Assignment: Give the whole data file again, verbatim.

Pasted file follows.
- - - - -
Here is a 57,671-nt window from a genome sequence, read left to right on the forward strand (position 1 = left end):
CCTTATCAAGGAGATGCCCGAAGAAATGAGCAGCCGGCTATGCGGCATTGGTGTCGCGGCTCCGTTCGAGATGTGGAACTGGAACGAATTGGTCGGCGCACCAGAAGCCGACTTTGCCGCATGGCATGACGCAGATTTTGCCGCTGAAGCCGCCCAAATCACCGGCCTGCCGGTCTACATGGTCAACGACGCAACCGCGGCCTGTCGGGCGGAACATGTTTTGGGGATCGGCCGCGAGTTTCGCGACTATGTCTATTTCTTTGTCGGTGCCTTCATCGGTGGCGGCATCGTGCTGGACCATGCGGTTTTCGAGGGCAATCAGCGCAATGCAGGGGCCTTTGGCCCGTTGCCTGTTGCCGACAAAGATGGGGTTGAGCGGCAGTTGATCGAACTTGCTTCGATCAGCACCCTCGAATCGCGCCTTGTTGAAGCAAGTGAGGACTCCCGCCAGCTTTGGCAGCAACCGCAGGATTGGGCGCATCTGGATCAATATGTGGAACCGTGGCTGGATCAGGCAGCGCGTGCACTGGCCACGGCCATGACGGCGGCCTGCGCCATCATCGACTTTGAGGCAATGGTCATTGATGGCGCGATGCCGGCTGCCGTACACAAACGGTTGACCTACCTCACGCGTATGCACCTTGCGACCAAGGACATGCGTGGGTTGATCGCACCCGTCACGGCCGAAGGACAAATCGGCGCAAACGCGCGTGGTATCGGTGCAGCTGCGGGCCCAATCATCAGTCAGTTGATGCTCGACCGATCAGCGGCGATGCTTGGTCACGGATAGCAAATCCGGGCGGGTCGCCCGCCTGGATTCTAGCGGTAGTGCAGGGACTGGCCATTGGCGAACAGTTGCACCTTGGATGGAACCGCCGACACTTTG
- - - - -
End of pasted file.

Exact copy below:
Here is a 57,671-nt window from a genome sequence, read left to right on the forward strand (position 1 = left end):
CCTTATCAAGGAGATGCCCGAAGAAATGAGCAGCCGGCTATGCGGCATTGGTGTCGCGGCTCCGTTCGAGATGTGGAACTGGAACGAATTGGTCGGCGCACCAGAAGCCGACTTTGCCGCATGGCATGACGCAGATTTTGCCGCTGAAGCCGCCCAAATCACCGGCCTGCCGGTCTACATGGTCAACGACGCAACCGCGGCCTGTCGGGCGGAACATGTTTTGGGGATCGGCCGCGAGTTTCGCGACTATGTCTATTTCTTTGTCGGTGCCTTCATCGGTGGCGGCATCGTGCTGGACCATGCGGTTTTCGAGGGCAATCAGCGCAATGCAGGGGCCTTTGGCCCGTTGCCTGTTGCCGACAAAGATGGGGTTGAGCGGCAGTTGATCGAACTTGCTTCGATCAGCACCCTCGAATCGCGCCTTGTTGAAGCAAGTGAGGACTCCCGCCAGCTTTGGCAGCAACCGCAGGATTGGGCGCATCTGGATCAATATGTGGAACCGTGGCTGGATCAGGCAGCGCGTGCACTGGCCACGGCCATGACGGCGGCCTGCGCCATCATCGACTTTGAGGCAATGGTCATTGATGGCGCGATGCCGGCTGCCGTACACAAACGGTTGACCTACCTCACGCGTATGCACCTTGCGACCAAGGACATGCGTGGGTTGATCGCACCCGTCACGGCCGAAGGACAAATCGGCGCAAACGCGCGTGGTATCGGTGCAGCTGCGGGCCCAATCATCAGTCAGTTGATGCTCGACCGATCAGCGGCGATGCTTGGTCACGGATAGCAAATCCGGGCGGGTCGCCCGCCTGGATTCTAGCGGTAGTGCAGGGACTGGCCATTGGCGAACAGTTGCACCTTGGATGGAACCGCCGACACTTTG